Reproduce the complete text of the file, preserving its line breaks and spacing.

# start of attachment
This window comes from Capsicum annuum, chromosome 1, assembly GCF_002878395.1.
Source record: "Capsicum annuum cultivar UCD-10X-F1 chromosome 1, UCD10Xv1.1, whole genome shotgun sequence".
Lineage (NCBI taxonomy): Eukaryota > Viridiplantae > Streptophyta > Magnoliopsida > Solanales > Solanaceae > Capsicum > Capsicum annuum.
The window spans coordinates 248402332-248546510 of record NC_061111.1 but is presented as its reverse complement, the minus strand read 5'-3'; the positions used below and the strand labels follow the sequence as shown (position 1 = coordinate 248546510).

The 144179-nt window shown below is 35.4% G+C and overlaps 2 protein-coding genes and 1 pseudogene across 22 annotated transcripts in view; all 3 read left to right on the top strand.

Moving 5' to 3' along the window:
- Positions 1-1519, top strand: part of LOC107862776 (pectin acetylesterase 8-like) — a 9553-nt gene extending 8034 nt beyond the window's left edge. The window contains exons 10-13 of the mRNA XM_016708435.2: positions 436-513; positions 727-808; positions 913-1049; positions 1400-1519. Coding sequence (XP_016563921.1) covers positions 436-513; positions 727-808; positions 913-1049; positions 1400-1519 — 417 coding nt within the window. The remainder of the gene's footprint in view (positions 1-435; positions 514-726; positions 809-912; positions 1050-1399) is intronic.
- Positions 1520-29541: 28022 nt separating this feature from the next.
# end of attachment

This window comes from Capsicum annuum, chromosome 1, assembly GCF_002878395.1.
Source record: "Capsicum annuum cultivar UCD-10X-F1 chromosome 1, UCD10Xv1.1, whole genome shotgun sequence".
Lineage (NCBI taxonomy): Eukaryota > Viridiplantae > Streptophyta > Magnoliopsida > Solanales > Solanaceae > Capsicum > Capsicum annuum.
The window spans coordinates 248402332-248546510 of record NC_061111.1 but is presented as its reverse complement, the minus strand read 5'-3'; the positions used below and the strand labels follow the sequence as shown (position 1 = coordinate 248546510).

The 144179-nt window shown below is 35.4% G+C and overlaps 2 protein-coding genes and 1 pseudogene across 22 annotated transcripts in view; all 3 read left to right on the top strand.

Moving 5' to 3' along the window:
- Positions 1-1519, top strand: part of LOC107862776 (pectin acetylesterase 8-like) — a 9553-nt gene extending 8034 nt beyond the window's left edge. The window contains exons 10-13 of the mRNA XM_016708435.2: positions 436-513; positions 727-808; positions 913-1049; positions 1400-1519. Coding sequence (XP_016563921.1) covers positions 436-513; positions 727-808; positions 913-1049; positions 1400-1519 — 417 coding nt within the window. The remainder of the gene's footprint in view (positions 1-435; positions 514-726; positions 809-912; positions 1050-1399) is intronic.
- Positions 1520-29541: 28022 nt separating this feature from the next.